"But I'll tell you what's really a thrill. Watching people eat my food for the first time. You look 'em in the eye and they go woooowwww!" he said.

Once the final guests had left and the bars closed down, Prudhomme and his wife Kay (the K in K-Paul's) reveled in the knowledge that their party was a huge success. "When the evening is over we always wonder who had the most fun and we know we did," she said.

But the guests would disagree. "It was the best party of the weekend," one guest smiled to a weary bus person at the end of the evening. "Everything was perfect."

Down in the basement gravy-stained cooks, waitresses and bus persons shared the enthusiasm. They sang and slapped each other on the back. They were a hit in Washington and they knew it. All of the guests would go home with the memories of 48 spectacular dishes, and no inkling of the hectic day.

Here are recipes for a few of the dishes they ate: RED BEANS AND RICE WITH HAM HOCKS AND ANDOUILLE SMOKED SAUSAGE (6 servings) 1 pound dry red kidney beans Water to cover the beans 6 large ham hocks (3 1/2 to 4 pounds) 16 cups water, in all 2 1/2 cups finely chopped celery 2 cups finely chopped onions 2 cups finely chopped green bell peppers 5 bay leaves 2 teaspoons white pepper 2 teaspoons dried thyme leaves 1 1/2 teaspoons garlic powder 1 1/2 teaspoons dried oregano leaves 1 teaspoon ground red pepper (preferably cayenne) 1/2 teaspoon black pepper 1 tablespoon hot pepper sauce 1 pound andouille smoked sausage (preferred) or any other good pure smoked pork sausage such as Polish sausage (kielbasa), cut diagonally into 3/4-inch pieces 4 1/2 cups hot cooked rice

Cover the beans with water 2 inches above beans. Let stand overnight. Drain just before using.

Place the ham hocks, 10 cups of the water, the celery, onions, bell peppers, bay leaves and seasonings in a 5 1/2-quart saucepan or large Dutch oven; stir well. Cover and bring to a boil over high heat. Reduce heat and simmer until meat is fork tender, about 1 hour, stirring occasionally. Remove ham hocks from pan and set aside.

Add the drained beans and 4 cups of the water to the pan; bring to a boil, reduce heat, and simmer 30 minutes, stirring occasionally. Add the remaining 2 cups water and simmer 30 minutes, stirring often. Stir in the andouille and continue simmering until the beans start breaking up, about 35 minutes, scraping pan bottom fairly often. (If the beans start to scorch, do not stir. Immediately remove from heat and change to another pot without scraping any scorched beans into the mixture.) Add the ham hocks and cook and stir 10 minutes more. Serve immediately.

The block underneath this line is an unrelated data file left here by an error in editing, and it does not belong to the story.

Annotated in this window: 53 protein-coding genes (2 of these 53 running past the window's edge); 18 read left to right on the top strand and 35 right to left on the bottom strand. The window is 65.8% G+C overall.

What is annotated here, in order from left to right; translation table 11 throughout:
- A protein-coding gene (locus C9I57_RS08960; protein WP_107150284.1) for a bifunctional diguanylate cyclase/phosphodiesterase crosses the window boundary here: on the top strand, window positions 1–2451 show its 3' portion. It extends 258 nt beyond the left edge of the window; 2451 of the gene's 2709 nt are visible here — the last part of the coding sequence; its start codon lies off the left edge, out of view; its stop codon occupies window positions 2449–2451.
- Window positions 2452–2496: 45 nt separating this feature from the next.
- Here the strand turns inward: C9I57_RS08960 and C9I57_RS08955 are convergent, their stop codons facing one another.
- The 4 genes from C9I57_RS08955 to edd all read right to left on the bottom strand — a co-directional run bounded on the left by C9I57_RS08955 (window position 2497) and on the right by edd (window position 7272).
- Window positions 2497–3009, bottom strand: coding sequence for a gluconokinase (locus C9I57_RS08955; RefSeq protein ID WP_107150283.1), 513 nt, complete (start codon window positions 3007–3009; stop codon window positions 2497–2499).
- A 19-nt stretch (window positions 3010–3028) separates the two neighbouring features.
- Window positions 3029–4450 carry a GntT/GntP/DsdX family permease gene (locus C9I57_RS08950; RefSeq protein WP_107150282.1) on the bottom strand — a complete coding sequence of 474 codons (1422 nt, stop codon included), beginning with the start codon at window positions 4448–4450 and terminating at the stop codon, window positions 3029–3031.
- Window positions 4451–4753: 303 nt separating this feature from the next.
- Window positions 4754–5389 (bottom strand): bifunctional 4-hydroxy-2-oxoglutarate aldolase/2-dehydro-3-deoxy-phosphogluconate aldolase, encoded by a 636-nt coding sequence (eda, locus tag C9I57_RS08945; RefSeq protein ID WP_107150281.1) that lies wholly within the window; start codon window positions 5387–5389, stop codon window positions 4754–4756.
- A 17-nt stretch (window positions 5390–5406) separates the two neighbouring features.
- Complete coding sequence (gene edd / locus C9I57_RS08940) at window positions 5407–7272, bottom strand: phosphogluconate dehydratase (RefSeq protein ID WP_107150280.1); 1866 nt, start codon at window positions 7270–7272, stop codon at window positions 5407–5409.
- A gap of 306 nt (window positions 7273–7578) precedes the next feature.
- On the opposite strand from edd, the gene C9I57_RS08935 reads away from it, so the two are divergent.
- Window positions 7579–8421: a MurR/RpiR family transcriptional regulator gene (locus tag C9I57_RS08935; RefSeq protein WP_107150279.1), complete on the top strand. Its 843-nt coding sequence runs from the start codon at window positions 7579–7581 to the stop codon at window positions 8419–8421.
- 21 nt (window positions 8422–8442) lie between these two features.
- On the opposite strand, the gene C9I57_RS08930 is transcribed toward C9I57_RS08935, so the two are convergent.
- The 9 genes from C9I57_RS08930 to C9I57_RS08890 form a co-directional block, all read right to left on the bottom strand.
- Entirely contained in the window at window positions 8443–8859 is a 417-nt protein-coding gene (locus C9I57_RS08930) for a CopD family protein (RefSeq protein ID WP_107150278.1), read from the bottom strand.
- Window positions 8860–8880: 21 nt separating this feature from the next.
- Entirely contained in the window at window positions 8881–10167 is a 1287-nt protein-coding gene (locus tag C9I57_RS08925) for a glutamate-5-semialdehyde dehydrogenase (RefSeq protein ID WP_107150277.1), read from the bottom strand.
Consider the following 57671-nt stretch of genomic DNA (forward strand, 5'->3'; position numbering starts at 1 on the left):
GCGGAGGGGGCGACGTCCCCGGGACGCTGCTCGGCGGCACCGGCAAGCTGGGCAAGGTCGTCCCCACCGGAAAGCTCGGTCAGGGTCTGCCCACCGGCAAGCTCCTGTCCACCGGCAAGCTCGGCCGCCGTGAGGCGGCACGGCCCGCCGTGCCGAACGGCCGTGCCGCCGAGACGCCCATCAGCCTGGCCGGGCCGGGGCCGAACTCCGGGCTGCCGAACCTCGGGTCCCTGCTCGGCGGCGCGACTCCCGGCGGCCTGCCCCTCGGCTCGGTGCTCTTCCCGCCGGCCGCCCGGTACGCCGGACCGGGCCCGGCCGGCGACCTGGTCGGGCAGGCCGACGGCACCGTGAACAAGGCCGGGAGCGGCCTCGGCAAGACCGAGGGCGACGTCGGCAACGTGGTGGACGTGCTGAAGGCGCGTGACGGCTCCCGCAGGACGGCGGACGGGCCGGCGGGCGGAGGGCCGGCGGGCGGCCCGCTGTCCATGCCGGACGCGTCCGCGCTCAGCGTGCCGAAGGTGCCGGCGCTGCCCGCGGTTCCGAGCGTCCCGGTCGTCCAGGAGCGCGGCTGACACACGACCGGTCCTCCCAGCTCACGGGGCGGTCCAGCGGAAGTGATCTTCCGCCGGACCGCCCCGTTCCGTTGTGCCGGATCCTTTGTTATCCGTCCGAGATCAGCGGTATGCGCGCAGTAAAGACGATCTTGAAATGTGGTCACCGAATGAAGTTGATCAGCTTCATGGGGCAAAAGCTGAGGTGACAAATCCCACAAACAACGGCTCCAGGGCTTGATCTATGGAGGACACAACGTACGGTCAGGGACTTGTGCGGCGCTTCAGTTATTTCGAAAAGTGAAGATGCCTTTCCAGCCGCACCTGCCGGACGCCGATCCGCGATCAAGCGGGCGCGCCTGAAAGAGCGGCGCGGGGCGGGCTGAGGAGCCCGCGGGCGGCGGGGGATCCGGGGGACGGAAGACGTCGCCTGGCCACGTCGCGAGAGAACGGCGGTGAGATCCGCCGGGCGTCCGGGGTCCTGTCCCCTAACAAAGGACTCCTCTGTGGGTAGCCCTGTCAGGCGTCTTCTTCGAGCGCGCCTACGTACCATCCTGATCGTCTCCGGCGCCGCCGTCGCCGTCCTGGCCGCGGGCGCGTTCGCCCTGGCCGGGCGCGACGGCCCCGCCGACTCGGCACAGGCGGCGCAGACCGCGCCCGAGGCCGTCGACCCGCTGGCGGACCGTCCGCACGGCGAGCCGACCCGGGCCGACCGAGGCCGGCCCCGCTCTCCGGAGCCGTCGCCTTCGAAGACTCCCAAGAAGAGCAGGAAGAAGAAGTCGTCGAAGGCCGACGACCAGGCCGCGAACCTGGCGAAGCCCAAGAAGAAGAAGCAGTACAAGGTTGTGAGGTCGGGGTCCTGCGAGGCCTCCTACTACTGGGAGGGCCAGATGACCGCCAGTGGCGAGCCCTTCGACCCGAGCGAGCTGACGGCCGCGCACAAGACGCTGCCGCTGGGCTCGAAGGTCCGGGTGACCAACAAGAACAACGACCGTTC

To serve, for each serving mound 3/4 cup rice in the middle of a large heated serving plate. Place ham hock on one end of the plate and about 2 pieces of andouille on the other end. Spoon a generous 1 1/4 cups of the red beans around the rice. NEW ORLEANS ITALIAN RED GRAVY (Makes about 6 cups)

Prudhomme served this with tiny saute'ed juliennes of veal over pasta. But it is also great over pasta plain or with chicken or fish. 1/2 cup olive oil 10 cloves garlic, sliced in half lengthwise 3 bay leaves 1 cup finely chopped onions 3 cups chicken stock 3 cups canned tomato sauce 1 tablespoon minced garlic 2 teaspoons salt 1 teaspoon ground red pepper (preferably cayenne) 1 teaspoon dried sweet basil leaves 1 teaspoon dried thyme leaves 1/2 teaspoon white pepper 1/2 teaspoon black pepper

Place the olive oil, garlic cloves and 2 of the bay leaves in a 2-quart saucepan over medium heat; brown garlic on both sides, about 2 to 3 minutes, stirring often. Remove garlic from pan. Add the onions to the pan and saute' until onion edges start to brown, about 6 to 8 minutes, stirring frequently. Add the remaining bay leaf and all other ingredients. Bring to a simmer; reduce heat if necessary to maintain a simmer and cook about 20 minutes, stirring occasionally. Remove bay leaves before serving. GARLIC SHRIMP AND OYSTERS ON PASTA (2 generous servings)

The sauce for this dish is best if made only two servings at a time. If you want to make more than two servings, do so in separate batches but serve while piping hot. 2 quarts hot water 1 tablespoon salt 1 tablespoon vegetable oil 1/2 pound fresh spaghetti, or 1/3 pound dry FOR THE SEASONING MIX: 3/4 teaspoon salt 1/2 teaspoon white pepper 1/2 teaspoon onion powder 1/2 teaspoon ground red pepper (preferably cayenne) 1/2 teaspoon sweet paprika 1/2 teaspoon dried thyme leaves 1/4 teaspoon black pepper FOR FINISHING: 1 1/2 sticks unsalted butter, in all 1/2 cup chopped scallions 8 peeled medium shrimp (about 3 ounces) 1 tablespoon minced garlic 8 shucked oysters, drained, about 5 ounces 3/4 cup warm clam juice

Combine the hot water, salt and oil in a large pot over high heat; cover and bring to a boil. When water reaches a rolling boil, add small amounts of spaghetti at a time to the pot, breaking up oil patches as you drop spaghetti in. Return to boiling and cook uncovered to al dente stage (about 4 minutes if fresh, 7 minutes if dry); do not overcook. During this cooking time, use a wooden or spaghetti spoon to lift spaghetti out of the water by spoonfuls and shake strands back into the boiling water. (It may be an old wives' tale, but this procedure seems to enhance the spaghetti's texture.) Then immediately drain spaghetti into a colander; stop its cooking by running cold water over strands. (If you used dry spaghetti, first rinse with hot water to wash off starch.) After the spaghetti has cooled throughly, about 2 to 3 minutes, pour a liberal amount of vegetable oil in your hands and toss spaghetti. Set aside still in the colander.

Heat the serving plates in a 250-degree oven.

Combine the seasoning mix ingredients throughly in a small bowl and set aside.

Melt 6 tablespoons of the butter in a large skillet over high heat.

Add the scallions, shrimp, garlic and seasoning mix; cook until shrimp turn pink while vigorously shaking the pan in a back-and-forth motion (versus stirring), about 1 minute. Add the oysters, clam juice and the remaining 6 tablespoons butter. Cook until heated through, about 1 minute. Remove from heat and serve immediately.